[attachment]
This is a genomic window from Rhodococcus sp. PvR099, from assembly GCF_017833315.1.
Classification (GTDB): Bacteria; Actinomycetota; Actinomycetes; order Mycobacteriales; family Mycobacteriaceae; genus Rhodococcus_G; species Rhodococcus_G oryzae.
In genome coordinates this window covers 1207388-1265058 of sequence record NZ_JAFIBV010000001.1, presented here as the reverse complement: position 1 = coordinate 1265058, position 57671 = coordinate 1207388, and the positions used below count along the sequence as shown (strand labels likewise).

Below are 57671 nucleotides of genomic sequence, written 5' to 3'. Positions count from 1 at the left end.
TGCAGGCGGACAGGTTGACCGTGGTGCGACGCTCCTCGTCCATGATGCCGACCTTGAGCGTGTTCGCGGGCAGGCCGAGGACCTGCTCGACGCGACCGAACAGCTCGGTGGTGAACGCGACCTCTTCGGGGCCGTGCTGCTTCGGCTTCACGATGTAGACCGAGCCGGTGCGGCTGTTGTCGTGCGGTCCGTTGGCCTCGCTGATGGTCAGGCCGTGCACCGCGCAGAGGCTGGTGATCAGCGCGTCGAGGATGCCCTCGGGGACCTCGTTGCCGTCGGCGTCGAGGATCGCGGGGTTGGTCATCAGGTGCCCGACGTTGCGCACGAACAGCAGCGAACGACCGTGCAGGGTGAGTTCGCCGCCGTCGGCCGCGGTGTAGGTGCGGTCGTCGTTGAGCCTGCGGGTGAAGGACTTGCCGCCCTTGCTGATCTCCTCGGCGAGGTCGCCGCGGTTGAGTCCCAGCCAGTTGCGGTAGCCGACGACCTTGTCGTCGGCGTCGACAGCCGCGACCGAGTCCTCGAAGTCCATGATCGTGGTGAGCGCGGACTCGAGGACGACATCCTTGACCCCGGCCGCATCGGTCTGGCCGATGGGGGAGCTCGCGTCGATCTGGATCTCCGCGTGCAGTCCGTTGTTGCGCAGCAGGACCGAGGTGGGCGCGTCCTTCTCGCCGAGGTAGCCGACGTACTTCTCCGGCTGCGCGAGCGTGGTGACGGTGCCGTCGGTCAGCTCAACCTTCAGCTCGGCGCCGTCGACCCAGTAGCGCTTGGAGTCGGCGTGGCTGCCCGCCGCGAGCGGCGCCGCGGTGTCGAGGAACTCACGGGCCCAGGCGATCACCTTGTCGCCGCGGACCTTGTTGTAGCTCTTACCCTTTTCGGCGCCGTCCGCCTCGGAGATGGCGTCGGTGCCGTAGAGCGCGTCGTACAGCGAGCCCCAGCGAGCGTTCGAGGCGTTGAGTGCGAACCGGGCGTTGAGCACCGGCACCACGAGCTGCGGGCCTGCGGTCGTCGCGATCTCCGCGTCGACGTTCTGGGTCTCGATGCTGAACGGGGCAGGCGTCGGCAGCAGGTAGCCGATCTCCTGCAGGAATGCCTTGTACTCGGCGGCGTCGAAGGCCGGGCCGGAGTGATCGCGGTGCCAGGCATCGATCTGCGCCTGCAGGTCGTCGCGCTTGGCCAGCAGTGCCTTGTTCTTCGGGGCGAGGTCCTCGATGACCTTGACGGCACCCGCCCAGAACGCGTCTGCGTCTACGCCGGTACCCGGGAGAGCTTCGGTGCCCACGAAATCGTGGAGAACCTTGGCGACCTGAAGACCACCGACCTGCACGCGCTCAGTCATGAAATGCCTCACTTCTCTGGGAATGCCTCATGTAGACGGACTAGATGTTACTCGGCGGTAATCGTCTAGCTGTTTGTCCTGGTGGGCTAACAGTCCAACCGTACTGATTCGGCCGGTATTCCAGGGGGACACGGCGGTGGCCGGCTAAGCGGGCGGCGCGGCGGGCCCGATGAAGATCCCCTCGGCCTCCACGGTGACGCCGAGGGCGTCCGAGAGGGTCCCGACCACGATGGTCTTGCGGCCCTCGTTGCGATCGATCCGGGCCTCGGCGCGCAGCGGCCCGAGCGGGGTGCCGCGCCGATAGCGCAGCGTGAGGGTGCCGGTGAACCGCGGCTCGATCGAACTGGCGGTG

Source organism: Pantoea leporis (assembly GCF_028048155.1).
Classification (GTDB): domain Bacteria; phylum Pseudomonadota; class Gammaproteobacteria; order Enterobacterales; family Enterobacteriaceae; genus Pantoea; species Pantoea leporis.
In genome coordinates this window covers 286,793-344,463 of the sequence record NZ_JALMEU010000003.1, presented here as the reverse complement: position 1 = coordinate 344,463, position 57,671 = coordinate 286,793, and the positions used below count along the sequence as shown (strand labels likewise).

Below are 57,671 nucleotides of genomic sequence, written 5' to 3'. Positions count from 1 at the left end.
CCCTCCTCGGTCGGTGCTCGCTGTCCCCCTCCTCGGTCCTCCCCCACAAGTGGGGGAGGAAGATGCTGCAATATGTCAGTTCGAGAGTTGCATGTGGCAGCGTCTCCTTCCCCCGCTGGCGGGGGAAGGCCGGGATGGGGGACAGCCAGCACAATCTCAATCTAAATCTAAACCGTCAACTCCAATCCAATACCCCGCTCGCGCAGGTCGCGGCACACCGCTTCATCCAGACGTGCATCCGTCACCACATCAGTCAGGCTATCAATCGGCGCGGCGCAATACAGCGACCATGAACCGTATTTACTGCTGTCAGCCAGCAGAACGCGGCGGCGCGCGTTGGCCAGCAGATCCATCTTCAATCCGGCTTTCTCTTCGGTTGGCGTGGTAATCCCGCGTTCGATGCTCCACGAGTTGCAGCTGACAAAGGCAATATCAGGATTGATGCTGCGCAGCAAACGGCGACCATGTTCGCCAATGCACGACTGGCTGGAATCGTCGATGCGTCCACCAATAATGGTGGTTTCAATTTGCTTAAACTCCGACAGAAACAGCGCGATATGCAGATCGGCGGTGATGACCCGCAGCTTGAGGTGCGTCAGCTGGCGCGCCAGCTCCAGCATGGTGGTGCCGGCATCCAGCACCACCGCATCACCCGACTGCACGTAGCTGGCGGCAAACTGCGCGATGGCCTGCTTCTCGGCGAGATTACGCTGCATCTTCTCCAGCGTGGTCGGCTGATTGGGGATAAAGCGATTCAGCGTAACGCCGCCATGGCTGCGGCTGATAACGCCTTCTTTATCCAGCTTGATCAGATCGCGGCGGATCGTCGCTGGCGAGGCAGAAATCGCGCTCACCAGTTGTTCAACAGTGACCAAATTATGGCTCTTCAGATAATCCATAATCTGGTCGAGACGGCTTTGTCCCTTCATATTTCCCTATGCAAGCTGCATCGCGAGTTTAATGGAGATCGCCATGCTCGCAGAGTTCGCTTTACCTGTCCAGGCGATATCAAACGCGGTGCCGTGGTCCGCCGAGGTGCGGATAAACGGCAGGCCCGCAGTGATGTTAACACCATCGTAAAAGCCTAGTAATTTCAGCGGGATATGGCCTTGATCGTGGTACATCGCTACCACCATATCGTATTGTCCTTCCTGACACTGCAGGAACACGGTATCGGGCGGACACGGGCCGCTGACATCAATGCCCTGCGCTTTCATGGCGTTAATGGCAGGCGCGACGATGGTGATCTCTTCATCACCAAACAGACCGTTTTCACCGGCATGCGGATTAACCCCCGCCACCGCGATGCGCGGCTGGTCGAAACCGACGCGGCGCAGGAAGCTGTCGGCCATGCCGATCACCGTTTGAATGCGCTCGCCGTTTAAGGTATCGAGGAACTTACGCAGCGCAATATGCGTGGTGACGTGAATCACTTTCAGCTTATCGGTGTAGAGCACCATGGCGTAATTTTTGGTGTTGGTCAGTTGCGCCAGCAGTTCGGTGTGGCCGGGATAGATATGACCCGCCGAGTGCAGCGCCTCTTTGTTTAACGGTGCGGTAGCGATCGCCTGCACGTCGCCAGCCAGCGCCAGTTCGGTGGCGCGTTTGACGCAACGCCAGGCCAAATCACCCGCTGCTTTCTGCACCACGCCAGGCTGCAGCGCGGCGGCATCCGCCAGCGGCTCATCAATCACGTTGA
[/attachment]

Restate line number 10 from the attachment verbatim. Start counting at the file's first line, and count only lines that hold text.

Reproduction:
CCCTCCTCGGTCGGTGCTCGCTGTCCCCCTCCTCGGTCCTCCCCCACAAGTGGGGGAGGAAGATGCTGCAATATGTCAGTTCGAGAGTTGCATGTGGCAGCGTCTCCTTCCCCCGCTGGCGGGGGAAGGCCGGGATGGGGGACAGCCAGCACAATCTCAATCTAAATCTAAACCGTCAACTCCAATCCAATACCCCGCTCGCGCAGGTCGCGGCACACCGCTTCATCCAGACGTGCATCCGTCACCACATCAGTCAGGCTATCAATCGGCGCGGCGCAATACAGCGACCATGAACCGTATTTACTGCTGTCAGCCAGCAGAACGCGGCGGCGCGCGTTGGCCAGCAGATCCATCTTCAATCCGGCTTTCTCTTCGGTTGGCGTGGTAATCCCGCGTTCGATGCTCCACGAGTTGCAGCTGACAAAGGCAATATCAGGATTGATGCTGCGCAGCAAACGGCGACCATGTTCGCCAATGCACGACTGGCTGGAATCGTCGATGCGTCCACCAATAATGGTGGTTTCAATTTGCTTAAACTCCGACAGAAACAGCGCGATATGCAGATCGGCGGTGATGACCCGCAGCTTGAGGTGCGTCAGCTGGCGCGCCAGCTCCAGCATGGTGGTGCCGGCATCCAGCACCACCGCATCACCCGACTGCACGTAGCTGGCGGCAAACTGCGCGATGGCCTGCTTCTCGGCGAGATTACGCTGCATCTTCTCCAGCGTGGTCGGCTGATTGGGGATAAAGCGATTCAGCGTAACGCCGCCATGGCTGCGGCTGATAACGCCTTCTTTATCCAGCTTGATCAGATCGCGGCGGATCGTCGCTGGCGAGGCAGAAATCGCGCTCACCAGTTGTTCAACAGTGACCAAATTATGGCTCTTCAGATAATCCATAATCTGGTCGAGACGGCTTTGTCCCTTCATATTTCCCTATGCAAGCTGCATCGCGAGTTTAATGGAGATCGCCATGCTCGCAGAGTTCGCTTTACCTGTCCAGGCGATATCAAACGCGGTGCCGTGGTCCGCCGAGGTGCGGATAAACGGCAGGCCCGCAGTGATGTTAACACCATCGTAAAAGCCTAGTAATTTCAGCGGGATATGGCCTTGATCGTGGTACATCGCTACCACCATATCGTATTGTCCTTCCTGACACTGCAGGAACACGGTATCGGGCGGACACGGGCCGCTGACATCAATGCCCTGCGCTTTCATGGCGTTAATGGCAGGCGCGACGATGGTGATCTCTTCATCACCAAACAGACCGTTTTCACCGGCATGCGGATTAACCCCCGCCACCGCGATGCGCGGCTGGTCGAAACCGACGCGGCGCAGGAAGCTGTCGGCCATGCCGATCACCGTTTGAATGCGCTCGCCGTTTAAGGTATCGAGGAACTTACGCAGCGCAATATGCGTGGTGACGTGAATCACTTTCAGCTTATCGGTGTAGAGCACCATGGCGTAATTTTTGGTGTTGGTCAGTTGCGCCAGCAGTTCGGTGTGGCCGGGATAGATATGACCCGCCGAGTGCAGCGCCTCTTTGTTTAACGGTGCGGTAGCGATCGCCTGCACGTCGCCAGCCAGCGCCAGTTCGGTGGCGCGTTTGACGCAACGCCAGGCCAAATCACCCGCTGCTTTCTGCACCACGCCAGGCTGCAGCGCGGCGGCATCCGCCAGCGGCTCATCAATCACGTTGA